Shirty over show and tell

Published in The Australian,
September 20 2001

The Weakest Link, 7:30pm, Seven

I AM the weakest link, good grief. I'm about to make an appearance as a contestant on The Weakest Link, and I'm worried. Not about what's going to happen on the show: after all, there's only a one in nine chance that I might win the money, and I've already convinced myself that won't happen. The worry I'm grappling with is choosing my clothes.

Male contestants are instructed to bring a choice of three shirts to the filming. However, there are restrictions: anything that's dark blue, white, shiny, striped or featuring a complicated pattern is forbidden. Sadly, this describes a very large percentage of my wardrobe.

Determined to make my quiz show debut wearing a tasteless shirt despite the rules, I eventually settle on a patterned purple stunner I haven't worn since high school and an oversized piece in chambray. Purely to make up the numbers, I throw in a pale yellow short-sleeved shirt featuring an image of a 50s diner. No one would pick that.

Naturally, the wardrobe girl goes wild for this shirt. "You don't mind wearing this, do you?" she exclaims. I guess not, even though I know I'll end up freezing on the studio floor. She races off to iron it.

My journey to the Melbourne studios had begun a fortnight before, when I showed up for a "contestant audition" in a Sydney RSL club. Along with 80 or so other aspirants, I sat through a written general knowledge test. Those who survived the first cut (only about a quarter of those who tried) had to stand up in front of the room and explain why they'd make a good contestant.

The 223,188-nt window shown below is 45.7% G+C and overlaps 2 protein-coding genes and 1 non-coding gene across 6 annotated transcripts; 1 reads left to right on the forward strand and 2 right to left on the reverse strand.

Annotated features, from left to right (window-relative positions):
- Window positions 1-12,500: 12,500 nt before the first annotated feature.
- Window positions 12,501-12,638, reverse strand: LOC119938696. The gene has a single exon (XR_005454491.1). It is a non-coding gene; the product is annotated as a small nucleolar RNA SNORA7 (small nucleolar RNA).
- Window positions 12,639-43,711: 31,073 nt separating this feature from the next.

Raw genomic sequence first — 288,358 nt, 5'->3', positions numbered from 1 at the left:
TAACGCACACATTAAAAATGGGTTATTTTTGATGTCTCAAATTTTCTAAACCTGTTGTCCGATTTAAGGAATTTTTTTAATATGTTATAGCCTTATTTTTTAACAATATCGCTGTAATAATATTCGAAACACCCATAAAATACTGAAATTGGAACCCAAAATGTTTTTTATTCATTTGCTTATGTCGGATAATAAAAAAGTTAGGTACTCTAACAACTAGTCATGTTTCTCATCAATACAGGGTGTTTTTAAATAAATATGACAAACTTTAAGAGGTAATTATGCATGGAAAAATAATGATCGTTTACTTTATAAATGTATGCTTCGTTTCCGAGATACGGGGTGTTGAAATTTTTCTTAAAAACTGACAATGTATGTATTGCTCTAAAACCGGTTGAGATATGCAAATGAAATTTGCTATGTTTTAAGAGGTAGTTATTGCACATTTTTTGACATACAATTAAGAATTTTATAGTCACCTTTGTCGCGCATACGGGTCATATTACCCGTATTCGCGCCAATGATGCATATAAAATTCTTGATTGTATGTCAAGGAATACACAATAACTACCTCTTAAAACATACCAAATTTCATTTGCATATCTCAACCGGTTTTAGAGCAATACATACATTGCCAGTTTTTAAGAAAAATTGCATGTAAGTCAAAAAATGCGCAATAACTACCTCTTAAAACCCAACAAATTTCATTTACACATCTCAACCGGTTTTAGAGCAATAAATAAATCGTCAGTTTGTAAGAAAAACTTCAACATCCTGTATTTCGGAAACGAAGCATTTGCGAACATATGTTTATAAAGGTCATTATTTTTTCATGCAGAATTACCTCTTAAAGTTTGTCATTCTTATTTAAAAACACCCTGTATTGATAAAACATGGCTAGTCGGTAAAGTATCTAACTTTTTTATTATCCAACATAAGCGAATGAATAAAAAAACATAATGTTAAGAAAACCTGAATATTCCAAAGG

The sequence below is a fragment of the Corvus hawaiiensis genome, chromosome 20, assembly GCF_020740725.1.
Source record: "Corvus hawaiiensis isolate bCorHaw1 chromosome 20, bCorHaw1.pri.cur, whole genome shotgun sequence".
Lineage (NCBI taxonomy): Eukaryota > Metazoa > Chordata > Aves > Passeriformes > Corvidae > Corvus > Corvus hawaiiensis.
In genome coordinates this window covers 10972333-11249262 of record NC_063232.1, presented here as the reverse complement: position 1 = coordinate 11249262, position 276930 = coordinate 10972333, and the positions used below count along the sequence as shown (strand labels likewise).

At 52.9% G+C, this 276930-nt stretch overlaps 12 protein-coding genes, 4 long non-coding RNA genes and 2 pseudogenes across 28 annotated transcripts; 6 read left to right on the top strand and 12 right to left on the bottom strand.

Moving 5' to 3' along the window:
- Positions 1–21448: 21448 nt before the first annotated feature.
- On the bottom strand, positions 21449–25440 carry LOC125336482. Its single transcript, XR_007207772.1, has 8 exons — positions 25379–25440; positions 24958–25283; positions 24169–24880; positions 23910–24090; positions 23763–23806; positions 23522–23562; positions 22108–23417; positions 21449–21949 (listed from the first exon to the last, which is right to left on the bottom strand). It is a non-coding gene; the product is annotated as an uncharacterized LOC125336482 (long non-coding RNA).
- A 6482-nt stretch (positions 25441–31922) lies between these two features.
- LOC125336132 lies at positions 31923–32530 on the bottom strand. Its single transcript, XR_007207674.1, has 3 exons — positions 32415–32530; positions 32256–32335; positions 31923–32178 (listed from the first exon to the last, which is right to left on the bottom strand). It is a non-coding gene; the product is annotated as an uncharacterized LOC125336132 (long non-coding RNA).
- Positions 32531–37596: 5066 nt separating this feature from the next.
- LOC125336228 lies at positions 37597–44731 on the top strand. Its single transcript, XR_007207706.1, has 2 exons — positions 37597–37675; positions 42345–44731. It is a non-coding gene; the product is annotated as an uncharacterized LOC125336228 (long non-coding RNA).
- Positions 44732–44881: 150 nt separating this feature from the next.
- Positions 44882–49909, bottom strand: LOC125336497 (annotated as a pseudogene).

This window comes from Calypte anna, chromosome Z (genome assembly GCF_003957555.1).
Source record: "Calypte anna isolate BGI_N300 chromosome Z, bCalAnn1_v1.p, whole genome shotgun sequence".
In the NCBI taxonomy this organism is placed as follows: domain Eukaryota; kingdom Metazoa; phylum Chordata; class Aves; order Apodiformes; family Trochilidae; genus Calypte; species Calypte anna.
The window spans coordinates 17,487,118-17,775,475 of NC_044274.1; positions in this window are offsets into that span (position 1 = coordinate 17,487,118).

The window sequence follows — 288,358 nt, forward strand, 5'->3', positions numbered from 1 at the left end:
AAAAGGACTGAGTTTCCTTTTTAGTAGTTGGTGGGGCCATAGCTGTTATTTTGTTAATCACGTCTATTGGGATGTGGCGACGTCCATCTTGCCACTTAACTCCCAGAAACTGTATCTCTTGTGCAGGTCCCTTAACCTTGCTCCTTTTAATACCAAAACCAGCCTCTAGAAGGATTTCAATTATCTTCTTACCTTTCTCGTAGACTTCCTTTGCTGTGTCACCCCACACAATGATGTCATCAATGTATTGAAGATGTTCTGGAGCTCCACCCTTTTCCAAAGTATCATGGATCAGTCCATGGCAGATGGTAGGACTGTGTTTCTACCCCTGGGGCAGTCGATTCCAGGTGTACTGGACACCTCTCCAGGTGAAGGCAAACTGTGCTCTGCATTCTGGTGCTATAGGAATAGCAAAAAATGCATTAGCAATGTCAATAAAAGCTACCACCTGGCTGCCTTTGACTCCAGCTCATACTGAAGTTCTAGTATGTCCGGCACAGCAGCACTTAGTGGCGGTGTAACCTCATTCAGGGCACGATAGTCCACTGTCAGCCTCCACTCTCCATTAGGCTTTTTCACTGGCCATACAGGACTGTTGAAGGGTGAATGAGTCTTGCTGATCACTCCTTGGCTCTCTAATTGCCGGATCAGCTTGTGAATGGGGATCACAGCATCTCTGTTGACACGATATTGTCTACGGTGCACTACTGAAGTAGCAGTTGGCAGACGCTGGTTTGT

This is the easy part. "I've noticed that most of the people who win on the show are morons, and I think it's time for someone to make a stand for the non-moronic majority," I began. The other aspiring contestants look appalled, but who cares? I want to impress the selectors, who are furiously scribbling notes. Being nasty works; a week later, I get the call inviting me on.

Having been in the audience for television shows before, I knew filming would be a protracted process, but I didn't expect it to take almost eight hours to produce 45 minutes of quiz show. What this teaches you is that the unsung heroes of the show are the editors, who assemble disjointed fragments into a fast-paced masterwork of suspense you could swear had been recorded in real time.

Everything takes ages. Just shooting the introductory images of the contestants in the green room, which occupies perhaps 15 seconds on screen at the beginning of the show, takes almost 10 minutes. To ensure we look animated, we're told to discuss who will win the next federal election.

What all the contestants end up discussing, of course, is Cornelia Frances, the actor-turned-quiz-bitch who hosts The Weakest Link. Are her lines scripted? Yes, but she helps to write them. Will we meet her before filming? That one's a clear no. Frances is kept well away from the contestants at all times, the better to maintain her vicious headmistress air.

After make-up, more ironing, signing confidentiality agreements, a lecture on how to hold up the cards with people's names on them, and some uninspired sandwiches, we're finally taken to the set and recording begins. Despite the snail's pace, it's all a bit of a blur at this point. It's a common observation, but true: once you're actually on the (not very clean) studio floor, the simplest questions can completely throw you. They certainly threw me.

And did I win? Well, because of that confidentiality agreement, I'm not going to say. But if you watch tonight's episode, it's possible that at some point you'll see a tall guy in a tasteless shirt striding down the Walk of Shame.